Caution! ‘Open access’ doesn’t grant you automatic rights to share content with HCPs

The pharmaceutical industry relies heavily on disseminating published scientific content to healthcare professionals (HCPs) to provide them with peer-reviewed information about the latest research. However, misconceptions about copyright and terms of usage can lead to non-compliance, potentially resulting in legal and financial consequences. 

In this article, we break down the complexities of copyright, debunk common myths, and delve into the significance of establishing accurate attributions.

Understanding Copyright and Licensing


Distinguishing between Copyright and Creative Commons (CC) can be a common source of confusion, given their disparate protective scopes. Copyright safeguards work from replication, while CC extends additional protection by specifying when and how content can be utilized. 

For instance, in the pharmaceutical sector, there is a practice of sharing copyrighted content with HCPs to inform them about new developments related to drugs. This published scientific content is typically designated as ‘Open Access’ and ‘CC BY NC.’ ‘Open Access’ is a Copyright term, defined as “digital, online, free of charge, and free of most copyright and licensing restrictions.”

The ‘CC BY NC’ label, representing ‘Creative Commons BY Non-Commercial’, indicates that the content can be copied, shared, and reproduced if appropriate credit is given to the author and the user indicates whether the publication has been changed. But most importantly, it must not be employed for commercial purposes unless a commercial license is obtained from the publisher.

What is classified as a commercial use case for pharma?


Different publishers will have different rules as to what is considered a commercial use case. Below are some use-case examples for content published by the NEJM Group. If you are unsure of the rules for a specific publisher, please ask us at [email protected] or them directly. 

For all content in front of or behind the paywall, you will need a commercial license if you are sharing content with HCPs, here are some examples: 

  • Sharing an ePrint with an HCP proactively 
  • Linking directly to an article in any materials, such as press releases, sharing a URL with an HCP, linking from a pharmaceutical website, etc. 
Debunking Copyright Myths


There are lots of misinterpretations and opinions about licensing and what you can and can’t do with published copyright content. That is why we’ve debunked the myths we’ve heard many times before.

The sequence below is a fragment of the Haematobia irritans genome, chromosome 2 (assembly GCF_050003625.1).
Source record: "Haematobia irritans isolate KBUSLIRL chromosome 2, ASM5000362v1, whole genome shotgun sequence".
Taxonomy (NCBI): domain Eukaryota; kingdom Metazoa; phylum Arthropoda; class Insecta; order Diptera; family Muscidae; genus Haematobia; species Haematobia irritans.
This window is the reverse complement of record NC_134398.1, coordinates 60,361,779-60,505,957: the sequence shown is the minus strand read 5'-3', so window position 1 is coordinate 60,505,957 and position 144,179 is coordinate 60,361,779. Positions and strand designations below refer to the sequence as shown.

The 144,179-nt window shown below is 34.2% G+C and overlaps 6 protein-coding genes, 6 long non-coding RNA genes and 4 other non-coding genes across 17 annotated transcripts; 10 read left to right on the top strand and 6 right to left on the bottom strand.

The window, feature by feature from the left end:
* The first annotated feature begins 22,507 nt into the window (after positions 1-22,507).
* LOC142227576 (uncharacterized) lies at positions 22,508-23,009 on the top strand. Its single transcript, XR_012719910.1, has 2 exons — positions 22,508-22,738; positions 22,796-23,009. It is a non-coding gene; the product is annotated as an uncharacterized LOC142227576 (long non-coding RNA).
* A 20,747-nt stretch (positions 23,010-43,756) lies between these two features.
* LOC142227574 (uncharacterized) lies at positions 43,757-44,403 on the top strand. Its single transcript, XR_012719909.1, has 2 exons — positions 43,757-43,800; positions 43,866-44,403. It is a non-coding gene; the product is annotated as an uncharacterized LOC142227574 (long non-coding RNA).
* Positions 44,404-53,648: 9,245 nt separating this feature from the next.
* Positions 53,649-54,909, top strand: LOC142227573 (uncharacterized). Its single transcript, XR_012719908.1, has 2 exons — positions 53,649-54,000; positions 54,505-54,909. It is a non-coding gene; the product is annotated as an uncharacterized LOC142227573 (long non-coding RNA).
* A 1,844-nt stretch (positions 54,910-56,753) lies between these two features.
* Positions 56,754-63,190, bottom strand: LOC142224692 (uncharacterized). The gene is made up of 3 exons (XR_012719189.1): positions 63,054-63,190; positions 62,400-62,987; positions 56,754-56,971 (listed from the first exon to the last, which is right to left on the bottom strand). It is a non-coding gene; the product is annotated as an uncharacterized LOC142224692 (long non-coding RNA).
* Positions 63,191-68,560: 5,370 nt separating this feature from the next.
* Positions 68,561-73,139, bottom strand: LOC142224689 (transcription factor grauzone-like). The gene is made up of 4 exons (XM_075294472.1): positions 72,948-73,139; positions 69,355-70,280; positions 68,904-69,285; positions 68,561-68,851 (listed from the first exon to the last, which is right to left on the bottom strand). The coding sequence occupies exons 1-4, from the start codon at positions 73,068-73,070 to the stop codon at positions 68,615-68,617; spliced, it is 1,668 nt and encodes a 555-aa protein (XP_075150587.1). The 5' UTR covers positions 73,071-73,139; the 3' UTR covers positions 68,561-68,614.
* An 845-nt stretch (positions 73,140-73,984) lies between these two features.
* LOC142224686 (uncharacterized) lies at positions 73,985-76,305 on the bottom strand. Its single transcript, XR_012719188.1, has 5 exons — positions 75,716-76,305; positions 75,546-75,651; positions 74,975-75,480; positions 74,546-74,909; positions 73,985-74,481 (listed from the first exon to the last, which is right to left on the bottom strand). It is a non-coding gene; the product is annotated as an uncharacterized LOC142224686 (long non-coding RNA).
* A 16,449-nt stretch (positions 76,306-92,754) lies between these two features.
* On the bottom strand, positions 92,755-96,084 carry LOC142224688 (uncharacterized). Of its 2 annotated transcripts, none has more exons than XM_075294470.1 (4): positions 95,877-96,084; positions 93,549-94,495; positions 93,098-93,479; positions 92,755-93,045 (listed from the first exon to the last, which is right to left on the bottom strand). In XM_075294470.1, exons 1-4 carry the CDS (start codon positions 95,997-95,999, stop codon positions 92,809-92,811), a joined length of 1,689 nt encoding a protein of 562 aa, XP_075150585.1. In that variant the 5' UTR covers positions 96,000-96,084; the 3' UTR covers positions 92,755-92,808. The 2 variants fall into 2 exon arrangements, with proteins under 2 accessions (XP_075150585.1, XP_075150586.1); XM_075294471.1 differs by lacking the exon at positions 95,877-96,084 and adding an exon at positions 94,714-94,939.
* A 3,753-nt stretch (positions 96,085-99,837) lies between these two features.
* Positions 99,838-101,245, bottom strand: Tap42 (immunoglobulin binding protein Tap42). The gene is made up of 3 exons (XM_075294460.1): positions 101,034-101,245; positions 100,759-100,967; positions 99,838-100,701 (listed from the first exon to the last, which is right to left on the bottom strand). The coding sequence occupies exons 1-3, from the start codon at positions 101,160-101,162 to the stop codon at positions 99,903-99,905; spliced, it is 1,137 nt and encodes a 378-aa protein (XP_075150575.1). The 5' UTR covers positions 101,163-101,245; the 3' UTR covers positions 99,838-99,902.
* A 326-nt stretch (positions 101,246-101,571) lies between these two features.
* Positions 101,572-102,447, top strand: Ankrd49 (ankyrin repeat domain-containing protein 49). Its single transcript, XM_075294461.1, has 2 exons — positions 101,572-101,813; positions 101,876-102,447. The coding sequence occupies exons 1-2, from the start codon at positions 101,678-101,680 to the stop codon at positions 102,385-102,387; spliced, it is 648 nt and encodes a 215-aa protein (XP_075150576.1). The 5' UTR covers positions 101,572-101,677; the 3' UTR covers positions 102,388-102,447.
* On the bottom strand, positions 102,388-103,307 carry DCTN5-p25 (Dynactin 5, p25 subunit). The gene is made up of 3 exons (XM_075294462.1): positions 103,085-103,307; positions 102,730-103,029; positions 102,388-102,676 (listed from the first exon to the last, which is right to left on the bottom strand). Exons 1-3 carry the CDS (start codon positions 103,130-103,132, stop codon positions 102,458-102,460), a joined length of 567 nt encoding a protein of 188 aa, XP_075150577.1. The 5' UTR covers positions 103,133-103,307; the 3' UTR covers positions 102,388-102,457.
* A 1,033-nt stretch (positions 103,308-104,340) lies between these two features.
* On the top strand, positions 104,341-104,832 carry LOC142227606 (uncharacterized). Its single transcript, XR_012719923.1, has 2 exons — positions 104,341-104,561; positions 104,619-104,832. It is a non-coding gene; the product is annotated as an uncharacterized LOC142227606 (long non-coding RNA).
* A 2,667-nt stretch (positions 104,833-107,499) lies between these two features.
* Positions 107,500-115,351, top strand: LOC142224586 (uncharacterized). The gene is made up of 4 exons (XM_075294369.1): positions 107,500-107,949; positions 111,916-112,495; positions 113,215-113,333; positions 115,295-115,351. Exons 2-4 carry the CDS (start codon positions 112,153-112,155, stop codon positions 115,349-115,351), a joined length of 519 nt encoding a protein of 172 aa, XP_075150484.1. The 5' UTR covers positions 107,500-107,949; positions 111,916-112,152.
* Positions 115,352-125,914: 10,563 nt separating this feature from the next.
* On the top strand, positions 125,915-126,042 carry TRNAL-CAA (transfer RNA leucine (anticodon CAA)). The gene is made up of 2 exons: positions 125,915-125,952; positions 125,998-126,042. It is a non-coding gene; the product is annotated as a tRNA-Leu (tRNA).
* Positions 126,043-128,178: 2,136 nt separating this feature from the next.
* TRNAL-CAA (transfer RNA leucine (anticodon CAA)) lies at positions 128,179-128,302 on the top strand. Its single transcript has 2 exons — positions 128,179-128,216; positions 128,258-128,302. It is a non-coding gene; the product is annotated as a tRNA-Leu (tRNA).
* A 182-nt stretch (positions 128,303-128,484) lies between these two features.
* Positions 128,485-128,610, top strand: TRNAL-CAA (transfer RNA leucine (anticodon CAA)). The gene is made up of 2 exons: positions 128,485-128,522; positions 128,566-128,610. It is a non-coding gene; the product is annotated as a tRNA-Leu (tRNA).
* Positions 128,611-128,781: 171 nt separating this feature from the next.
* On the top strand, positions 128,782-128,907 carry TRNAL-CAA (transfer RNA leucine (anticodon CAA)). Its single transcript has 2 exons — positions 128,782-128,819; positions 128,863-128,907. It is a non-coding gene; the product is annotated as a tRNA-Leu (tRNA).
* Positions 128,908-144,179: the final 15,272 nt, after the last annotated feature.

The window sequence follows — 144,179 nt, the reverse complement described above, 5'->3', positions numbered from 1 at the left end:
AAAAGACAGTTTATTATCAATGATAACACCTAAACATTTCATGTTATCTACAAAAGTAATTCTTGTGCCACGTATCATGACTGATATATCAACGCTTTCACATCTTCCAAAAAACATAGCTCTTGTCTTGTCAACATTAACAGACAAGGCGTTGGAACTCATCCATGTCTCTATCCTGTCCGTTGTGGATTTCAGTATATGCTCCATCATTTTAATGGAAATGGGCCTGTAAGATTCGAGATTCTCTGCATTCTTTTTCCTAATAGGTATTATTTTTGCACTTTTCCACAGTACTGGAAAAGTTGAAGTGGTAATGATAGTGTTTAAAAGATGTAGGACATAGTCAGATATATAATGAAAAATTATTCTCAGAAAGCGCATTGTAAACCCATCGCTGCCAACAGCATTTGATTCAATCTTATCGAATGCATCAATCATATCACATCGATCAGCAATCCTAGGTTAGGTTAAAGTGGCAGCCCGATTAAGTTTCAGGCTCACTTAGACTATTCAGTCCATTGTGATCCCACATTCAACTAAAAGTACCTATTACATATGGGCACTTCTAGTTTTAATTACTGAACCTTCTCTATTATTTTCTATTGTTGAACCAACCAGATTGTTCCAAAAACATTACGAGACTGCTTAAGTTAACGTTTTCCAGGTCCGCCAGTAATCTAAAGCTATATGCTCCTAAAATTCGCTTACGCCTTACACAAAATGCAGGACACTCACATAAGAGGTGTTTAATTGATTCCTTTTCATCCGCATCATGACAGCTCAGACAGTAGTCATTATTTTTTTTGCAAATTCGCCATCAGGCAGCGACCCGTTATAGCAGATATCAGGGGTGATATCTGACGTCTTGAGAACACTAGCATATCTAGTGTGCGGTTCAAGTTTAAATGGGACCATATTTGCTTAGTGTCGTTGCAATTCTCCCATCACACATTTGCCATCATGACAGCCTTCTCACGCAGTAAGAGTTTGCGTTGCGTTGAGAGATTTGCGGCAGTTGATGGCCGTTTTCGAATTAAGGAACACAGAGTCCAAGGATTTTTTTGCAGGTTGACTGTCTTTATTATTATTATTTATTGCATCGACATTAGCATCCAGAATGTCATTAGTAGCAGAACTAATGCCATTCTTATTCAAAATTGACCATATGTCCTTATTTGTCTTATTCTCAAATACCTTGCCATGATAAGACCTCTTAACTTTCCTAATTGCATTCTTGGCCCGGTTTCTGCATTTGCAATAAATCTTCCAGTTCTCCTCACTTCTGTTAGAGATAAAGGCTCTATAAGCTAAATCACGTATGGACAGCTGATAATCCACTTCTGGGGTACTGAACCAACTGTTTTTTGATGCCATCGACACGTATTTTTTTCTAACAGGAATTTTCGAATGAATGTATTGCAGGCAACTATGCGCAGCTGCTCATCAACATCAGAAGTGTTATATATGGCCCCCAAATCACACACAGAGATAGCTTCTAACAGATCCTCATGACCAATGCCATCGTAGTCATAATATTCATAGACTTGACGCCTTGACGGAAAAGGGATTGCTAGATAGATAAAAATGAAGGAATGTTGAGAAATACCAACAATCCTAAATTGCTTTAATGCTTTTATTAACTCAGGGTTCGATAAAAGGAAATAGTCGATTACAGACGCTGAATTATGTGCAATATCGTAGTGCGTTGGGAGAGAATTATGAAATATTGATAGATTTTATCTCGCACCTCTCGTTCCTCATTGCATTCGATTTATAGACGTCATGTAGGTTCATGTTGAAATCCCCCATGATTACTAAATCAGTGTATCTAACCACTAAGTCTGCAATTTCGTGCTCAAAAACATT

Open Access content is free to use whenever

Misconception: Open-access content is entirely unrestricted without limitations. 

Reality: Proactive distribution by pharma is not permitted without a commercial license for content classified as CC-BY-NC explicitly or as indicated in the publisher’s terms and conditions.

Copyright vs. Publisher’s Terms and Conditions

Misconception: Copyright law and publisher’s terms and conditions are the same thing. 

Reality: Whilst copyright provides overarching protection, publishers often establish additional rules governing content use for their publications.  

Institutional license vs. Commercial license

Misconception: Having an institutional license grants you unrestrictive rights to share and use content for commercial purposes. 

Reality: You will need a commercial license to be able to share published scientific content with HCPs proactively. 

Medical Enquiry

Misconception: MSLs can freely send content to HCPs proactively.  

Reality: Proactively sending published scientific content to an HCP normally requires a commercial license. The only exception is when responding to an unsolicited inbound medical inquiry for which the ePrint is the answer. In this case, some publishers allow you to send the ePrint using the institutional license.  

The use of URLs

Misconception: I can simply send a URL that links directly to an article on the publisher’s website to the HCP. 

Reality: This is a commercial use case of the content and not permitted for content that is CC-BY-NC or otherwise restricted. 


For more information on how Tangent90 can support scientific content distribution management, contact [email protected]. 



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